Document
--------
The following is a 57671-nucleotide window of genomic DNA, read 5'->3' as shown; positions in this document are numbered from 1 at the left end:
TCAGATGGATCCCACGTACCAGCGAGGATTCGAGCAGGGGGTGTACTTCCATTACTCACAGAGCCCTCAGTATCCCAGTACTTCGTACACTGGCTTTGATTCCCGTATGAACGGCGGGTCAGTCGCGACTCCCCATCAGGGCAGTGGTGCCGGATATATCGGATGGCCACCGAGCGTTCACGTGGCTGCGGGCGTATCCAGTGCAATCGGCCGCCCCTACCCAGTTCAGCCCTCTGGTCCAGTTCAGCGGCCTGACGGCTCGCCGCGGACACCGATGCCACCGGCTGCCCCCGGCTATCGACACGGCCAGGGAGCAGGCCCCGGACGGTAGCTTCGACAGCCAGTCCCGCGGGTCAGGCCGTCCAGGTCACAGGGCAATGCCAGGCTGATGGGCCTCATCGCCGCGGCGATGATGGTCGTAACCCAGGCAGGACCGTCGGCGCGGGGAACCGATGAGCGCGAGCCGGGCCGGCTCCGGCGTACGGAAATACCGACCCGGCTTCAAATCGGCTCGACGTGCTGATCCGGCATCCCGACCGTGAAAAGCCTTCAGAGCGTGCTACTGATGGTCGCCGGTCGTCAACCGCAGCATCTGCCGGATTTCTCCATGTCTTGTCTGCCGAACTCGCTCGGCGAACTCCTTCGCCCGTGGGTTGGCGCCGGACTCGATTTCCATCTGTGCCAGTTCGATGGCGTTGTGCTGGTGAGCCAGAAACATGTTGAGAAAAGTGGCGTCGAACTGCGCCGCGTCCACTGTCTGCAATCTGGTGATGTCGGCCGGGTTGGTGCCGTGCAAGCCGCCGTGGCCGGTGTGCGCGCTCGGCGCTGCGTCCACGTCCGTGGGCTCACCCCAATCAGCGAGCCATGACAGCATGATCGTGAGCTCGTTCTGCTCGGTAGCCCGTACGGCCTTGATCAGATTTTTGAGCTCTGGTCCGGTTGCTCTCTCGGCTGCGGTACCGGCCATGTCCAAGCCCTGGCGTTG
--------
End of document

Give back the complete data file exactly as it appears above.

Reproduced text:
The following is a 57671-nucleotide window of genomic DNA, read 5'->3' as shown; positions in this document are numbered from 1 at the left end:
TCAGATGGATCCCACGTACCAGCGAGGATTCGAGCAGGGGGTGTACTTCCATTACTCACAGAGCCCTCAGTATCCCAGTACTTCGTACACTGGCTTTGATTCCCGTATGAACGGCGGGTCAGTCGCGACTCCCCATCAGGGCAGTGGTGCCGGATATATCGGATGGCCACCGAGCGTTCACGTGGCTGCGGGCGTATCCAGTGCAATCGGCCGCCCCTACCCAGTTCAGCCCTCTGGTCCAGTTCAGCGGCCTGACGGCTCGCCGCGGACACCGATGCCACCGGCTGCCCCCGGCTATCGACACGGCCAGGGAGCAGGCCCCGGACGGTAGCTTCGACAGCCAGTCCCGCGGGTCAGGCCGTCCAGGTCACAGGGCAATGCCAGGCTGATGGGCCTCATCGCCGCGGCGATGATGGTCGTAACCCAGGCAGGACCGTCGGCGCGGGGAACCGATGAGCGCGAGCCGGGCCGGCTCCGGCGTACGGAAATACCGACCCGGCTTCAAATCGGCTCGACGTGCTGATCCGGCATCCCGACCGTGAAAAGCCTTCAGAGCGTGCTACTGATGGTCGCCGGTCGTCAACCGCAGCATCTGCCGGATTTCTCCATGTCTTGTCTGCCGAACTCGCTCGGCGAACTCCTTCGCCCGTGGGTTGGCGCCGGACTCGATTTCCATCTGTGCCAGTTCGATGGCGTTGTGCTGGTGAGCCAGAAACATGTTGAGAAAAGTGGCGTCGAACTGCGCCGCGTCCACTGTCTGCAATCTGGTGATGTCGGCCGGGTTGGTGCCGTGCAAGCCGCCGTGGCCGGTGTGCGCGCTCGGCGCTGCGTCCACGTCCGTGGGCTCACCCCAATCAGCGAGCCATGACAGCATGATCGTGAGCTCGTTCTGCTCGGTAGCCCGTACGGCCTTGATCAGATTTTTGAGCTCTGGTCCGGTTGCTCTCTCGGCTGCGGTACCGGCCATGTCCAAGCCCTGGCGTTG